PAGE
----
Jonny Bairstow and Moeen Ali the exception as England’s batting frailties are exposed again by West Indies

The West Indies bruised England’s egos as well as their bodies as Joe Root’s side suffered a painful start to the second Test in Antigua.

Thursday, 31st January 2019, 10:29 pm
Updated Thursday, 31st January 2019, 10:33 pm
West Indies' captain Jason Holder celebrates the dismissal of England's Jos Buttler in Antigua. Picture: AP/Ricardo Mazalan

Thrashed in Barbados last week, England’s hopes of a big response came crashing down as they were dismissed for 187 on a lively - occasionally hazardous - pitch.

Home captain Jason Holder chose to bowl on a green top at the Sir Vivian Richards Stadium and saw the clatter of wickets interspersed with a series of nasty blows.

Joe Root, Ben Stokes, Sam Curran and Ben Foakes were all rapped hard on the gloves, the latter unable to keep wicket as a result, while top-scorer Moeen Ali was clattered on the helmet by Shannon Gabriel.

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England's Moeen Ali top-scored with 60 in his team's first innings. Picture: AP/Ricardo Mazalan

Comparisons with 1998’s abandoned Test in Jamaica would be unwelcome and exaggerated, not least because the West Indies reached stumps on 30 without loss, seeing off 21 overs to undermine any concerns over the suitability of the surface.

Only Jonny Bairstow (52) and Moeen (60) negotiated conditions well enough and the prospect of a series-deciding defeat appeared high as the tourists trudged off without landing a blow in response.

Holder happily inserted England after winning the toss and saw his side pick up four wickets before lunch. Rory Burns was the first, held low at second slip pushing inconclusively at Kemar Roach.

It was Roach who sowed the seeds of England’s match-defining 77 all out in Bridgetown and he was on the hunt again here with figures of four for 30.

England's James Anderson races in to bowl in Antigua. Picture: AP/Ricardo Mazalan

Debutant opener Joe Denly survived a highly precarious lbw shout on nought and eked out six runs before the day’s worst dismissal. Chasing a short, wide loosener from local boy Alzarri Joseph the 32-year-old stretched too far and sent a thin edge sailing into Shane Dowrich’s gloves.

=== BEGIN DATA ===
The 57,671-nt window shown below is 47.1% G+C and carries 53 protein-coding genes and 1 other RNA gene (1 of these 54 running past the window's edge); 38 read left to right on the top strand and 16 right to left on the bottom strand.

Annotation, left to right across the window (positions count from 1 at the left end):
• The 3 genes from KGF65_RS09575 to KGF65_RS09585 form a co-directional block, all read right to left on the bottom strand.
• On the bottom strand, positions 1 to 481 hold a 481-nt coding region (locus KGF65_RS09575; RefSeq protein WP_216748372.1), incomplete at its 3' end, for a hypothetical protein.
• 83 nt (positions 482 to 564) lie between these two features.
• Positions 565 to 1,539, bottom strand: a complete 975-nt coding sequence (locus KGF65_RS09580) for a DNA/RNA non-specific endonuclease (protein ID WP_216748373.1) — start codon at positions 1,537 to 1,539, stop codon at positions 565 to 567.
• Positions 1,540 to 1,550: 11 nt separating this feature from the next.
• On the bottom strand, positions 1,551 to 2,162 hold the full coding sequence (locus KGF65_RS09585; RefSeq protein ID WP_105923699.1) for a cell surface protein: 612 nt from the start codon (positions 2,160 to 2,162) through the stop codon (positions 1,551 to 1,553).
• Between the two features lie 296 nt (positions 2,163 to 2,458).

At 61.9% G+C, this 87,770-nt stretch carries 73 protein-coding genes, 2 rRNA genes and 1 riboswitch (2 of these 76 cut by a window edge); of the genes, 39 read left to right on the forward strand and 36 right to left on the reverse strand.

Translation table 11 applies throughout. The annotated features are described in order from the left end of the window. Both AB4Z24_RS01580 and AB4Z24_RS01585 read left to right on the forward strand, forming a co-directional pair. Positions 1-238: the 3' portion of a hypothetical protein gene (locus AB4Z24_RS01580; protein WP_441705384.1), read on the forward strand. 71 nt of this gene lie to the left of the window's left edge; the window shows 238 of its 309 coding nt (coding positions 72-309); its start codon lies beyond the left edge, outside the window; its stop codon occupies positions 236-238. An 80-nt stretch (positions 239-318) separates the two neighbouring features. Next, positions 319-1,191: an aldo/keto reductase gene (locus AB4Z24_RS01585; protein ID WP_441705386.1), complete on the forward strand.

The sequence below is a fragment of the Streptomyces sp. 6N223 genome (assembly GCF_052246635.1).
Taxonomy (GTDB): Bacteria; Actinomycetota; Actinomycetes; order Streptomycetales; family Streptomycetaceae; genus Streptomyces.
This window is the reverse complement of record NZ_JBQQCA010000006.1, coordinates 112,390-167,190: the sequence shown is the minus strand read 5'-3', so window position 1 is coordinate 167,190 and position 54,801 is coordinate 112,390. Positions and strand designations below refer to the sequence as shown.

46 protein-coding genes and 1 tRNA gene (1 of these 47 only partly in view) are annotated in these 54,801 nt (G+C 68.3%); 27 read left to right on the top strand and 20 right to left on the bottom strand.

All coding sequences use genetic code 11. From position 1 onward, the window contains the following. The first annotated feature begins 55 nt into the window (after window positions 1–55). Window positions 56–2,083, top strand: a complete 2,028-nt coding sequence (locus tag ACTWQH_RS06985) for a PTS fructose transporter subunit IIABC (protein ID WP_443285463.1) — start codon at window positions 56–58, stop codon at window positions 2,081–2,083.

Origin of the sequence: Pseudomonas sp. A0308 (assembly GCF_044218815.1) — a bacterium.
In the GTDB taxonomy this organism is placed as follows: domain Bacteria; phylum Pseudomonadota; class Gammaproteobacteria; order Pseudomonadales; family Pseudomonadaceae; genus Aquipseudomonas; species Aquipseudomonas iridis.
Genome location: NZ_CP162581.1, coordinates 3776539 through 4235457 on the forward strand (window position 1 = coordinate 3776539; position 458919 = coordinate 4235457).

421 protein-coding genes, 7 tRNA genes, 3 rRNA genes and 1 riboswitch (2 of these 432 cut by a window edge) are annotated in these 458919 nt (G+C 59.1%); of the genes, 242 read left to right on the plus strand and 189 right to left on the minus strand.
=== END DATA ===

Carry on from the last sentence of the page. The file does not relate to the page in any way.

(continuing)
Root failed to settle but was hardly complicit in his dismissal, Joseph getting one to rear violently off a length. The ball thumped Root’s top hand as he attempted evasive action and it took a wonderful team effort from John Campbell and Shai Hope to complete the catch.

Jos Buttler was promoted to five, leapfrogging Stokes, but lasted just 12 deliveries before Holder found extra bounce and picked up the edge.

Watching from the other end was Bairstow, in a comparatively serene bubble of his own. He left better, offered the full face of the bat when bowlers over-pitched and played a pair of deliberate steers over the slips.

In a lunch score of 78 for four, he was responsible for 52 of them. That rendered his wicket, two balls after the restart, all the more important as Roach sent one down at yorker length and won an lbw.

Gabriel soon began working up a mean head of steam at the other end, pinging Stokes’ bottom hand as the all-rounder tossed his bat to the ground.

Moeen was next in line, struck on the helmet by a well-aimed bumper.

Stokes was undone by skill as much as speed, Gabriel coming from a wide angle round the wicket and precisely snaring the edge to leave England 93 for six.

Moeen and Foakes went on to share a gutsy stand of 85, carefully watching for unpredictable bounce, running aggressively and taking on the spin of Roston Chase.

Moeen, fresh from a pair in Barbados, reached his half-century in 69 balls but fell in ugly fashion, scooping Roach to mid-on.

That was the first in a sequence of four wickets for nine runs as Gabriel and Roach cleaned up.

Foakes (35) deflected a short one into his own stumps and injured his right hand in the process, Curran copped a painful blow before being beaten by bounce and James Anderson backed away to expose his stumps.

England had over an hour to cause some chaos of their own but, despite a challenging spell from Stuart Broad, West Indies openers Campbell and Kraigg Brathwaite reached the close with their partnership intact.